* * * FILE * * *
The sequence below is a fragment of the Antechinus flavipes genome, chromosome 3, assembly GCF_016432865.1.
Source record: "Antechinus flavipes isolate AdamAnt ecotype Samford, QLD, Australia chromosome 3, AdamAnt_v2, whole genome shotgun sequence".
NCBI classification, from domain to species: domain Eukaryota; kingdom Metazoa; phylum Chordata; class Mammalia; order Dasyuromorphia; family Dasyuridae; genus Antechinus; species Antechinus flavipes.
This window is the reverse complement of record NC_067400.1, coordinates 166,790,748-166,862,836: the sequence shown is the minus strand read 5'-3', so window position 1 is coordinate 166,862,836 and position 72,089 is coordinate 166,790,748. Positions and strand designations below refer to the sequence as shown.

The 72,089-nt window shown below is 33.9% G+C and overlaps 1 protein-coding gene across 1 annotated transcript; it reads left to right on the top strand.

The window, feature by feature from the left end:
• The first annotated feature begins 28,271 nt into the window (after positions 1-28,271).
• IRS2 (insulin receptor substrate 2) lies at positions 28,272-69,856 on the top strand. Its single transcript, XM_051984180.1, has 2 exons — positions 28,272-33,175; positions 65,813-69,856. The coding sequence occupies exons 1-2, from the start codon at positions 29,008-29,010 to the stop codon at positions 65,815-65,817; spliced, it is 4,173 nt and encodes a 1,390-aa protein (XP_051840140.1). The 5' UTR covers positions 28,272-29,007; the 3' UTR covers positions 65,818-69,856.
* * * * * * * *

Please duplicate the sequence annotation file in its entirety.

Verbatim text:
The sequence below is a fragment of the Antechinus flavipes genome, chromosome 3, assembly GCF_016432865.1.
Source record: "Antechinus flavipes isolate AdamAnt ecotype Samford, QLD, Australia chromosome 3, AdamAnt_v2, whole genome shotgun sequence".
NCBI classification, from domain to species: domain Eukaryota; kingdom Metazoa; phylum Chordata; class Mammalia; order Dasyuromorphia; family Dasyuridae; genus Antechinus; species Antechinus flavipes.
This window is the reverse complement of record NC_067400.1, coordinates 166,790,748-166,862,836: the sequence shown is the minus strand read 5'-3', so window position 1 is coordinate 166,862,836 and position 72,089 is coordinate 166,790,748. Positions and strand designations below refer to the sequence as shown.

The 72,089-nt window shown below is 33.9% G+C and overlaps 1 protein-coding gene across 1 annotated transcript; it reads left to right on the top strand.

The window, feature by feature from the left end:
• The first annotated feature begins 28,271 nt into the window (after positions 1-28,271).
• IRS2 (insulin receptor substrate 2) lies at positions 28,272-69,856 on the top strand. Its single transcript, XM_051984180.1, has 2 exons — positions 28,272-33,175; positions 65,813-69,856. The coding sequence occupies exons 1-2, from the start codon at positions 29,008-29,010 to the stop codon at positions 65,815-65,817; spliced, it is 4,173 nt and encodes a 1,390-aa protein (XP_051840140.1). The 5' UTR covers positions 28,272-29,007; the 3' UTR covers positions 65,818-69,856.